With today’s passing of Levon Helm, rock and roll has lost a man whose voice could inject soul into a folk tune and funk into a country stomp.
In concert with his quartet of companions, The Band, he created a catalog of rock and roll classics. Here are the cuts that define The Band and the artistry of the man behind the drum kit.
“King Harvest (Has Surely Come)”
(from The Band)
The final song to appear on The Band’s second album, “King Harvest (Has Surely Come)” is considered one of Robbie Robertson’s finest songwriting moments. Spoken from the point-of-view of a farmer struck with devastating misfortune, the song underscored the serious side of band known for having no shortage of humor.
Beyond defining the band’s collective social consciousness, the cut showed how Levon’s rusty baritone could add weight to the group’s vocal arrangements. It’s Levon’s voice during the chorus that anchors Richard Manuel’s otherwise fervent gospel during the verse, a smokey dose of yin to Richard’s yang.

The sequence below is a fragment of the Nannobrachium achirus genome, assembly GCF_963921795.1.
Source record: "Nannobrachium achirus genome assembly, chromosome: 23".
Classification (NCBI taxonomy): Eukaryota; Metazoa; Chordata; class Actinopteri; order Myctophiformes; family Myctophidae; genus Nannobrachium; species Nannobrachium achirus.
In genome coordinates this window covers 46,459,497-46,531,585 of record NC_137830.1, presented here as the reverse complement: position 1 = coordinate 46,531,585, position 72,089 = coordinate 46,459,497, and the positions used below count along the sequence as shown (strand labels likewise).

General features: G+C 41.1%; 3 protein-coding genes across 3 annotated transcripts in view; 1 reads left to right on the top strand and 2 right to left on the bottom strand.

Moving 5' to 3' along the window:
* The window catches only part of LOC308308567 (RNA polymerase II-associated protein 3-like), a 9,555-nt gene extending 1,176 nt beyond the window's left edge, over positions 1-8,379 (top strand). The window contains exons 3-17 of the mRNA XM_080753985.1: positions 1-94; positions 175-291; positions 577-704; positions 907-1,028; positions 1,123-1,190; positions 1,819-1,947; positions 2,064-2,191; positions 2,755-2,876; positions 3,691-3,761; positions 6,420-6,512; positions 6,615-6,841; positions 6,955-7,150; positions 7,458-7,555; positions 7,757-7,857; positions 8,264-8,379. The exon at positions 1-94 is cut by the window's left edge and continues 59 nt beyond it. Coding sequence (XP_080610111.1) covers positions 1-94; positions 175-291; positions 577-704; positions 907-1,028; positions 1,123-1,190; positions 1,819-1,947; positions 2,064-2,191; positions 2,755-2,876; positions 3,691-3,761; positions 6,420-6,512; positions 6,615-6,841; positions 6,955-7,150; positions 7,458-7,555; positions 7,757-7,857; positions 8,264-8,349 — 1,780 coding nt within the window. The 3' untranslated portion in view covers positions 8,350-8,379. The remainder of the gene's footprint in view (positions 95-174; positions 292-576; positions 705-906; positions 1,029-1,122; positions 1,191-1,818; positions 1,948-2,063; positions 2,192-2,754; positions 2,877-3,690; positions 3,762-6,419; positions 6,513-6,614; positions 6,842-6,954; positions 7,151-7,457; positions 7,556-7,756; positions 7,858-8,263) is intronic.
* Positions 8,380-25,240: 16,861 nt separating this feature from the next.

“Up On Cripple Creek”
(from The Band)
When the general populace talks about drummers, it’s usually the flashy ones whose names get mentioned most frequently and most loudly. When drummers talk about drummers, they talk about Levon Helm.
From the first two thwacks of the snare drum — tuned to the earthy tones of a cardboard box — Levon drops “Up On Cripple Creek” so deeply “into the pocket” that, 40 years later, we’re still fishing for the loose change and lint at the bottom. It would also be one of his definitive vocal performances if they’d not recorded…
(from The Last Waltz)
The whole idea of The Last Waltz, of course, was to create a sort of American musical history through renditions of their music in the company of their friends and heroes.
The choice to perform “The Weight” in the company of the Staples Singers was a stroke of brilliance that remains among the greatest moments in rock history. One might expect Levon to be rendered bashful as he sung in the midst of the great Pops and Mavis and family.
Instead, he executed one of his most beautiful performances, all the while tapping out the tempo on his gorgeous wood grain Ludwig. For this four minutes and 28 seconds alone, we have reason to be grateful.
— Michael Verity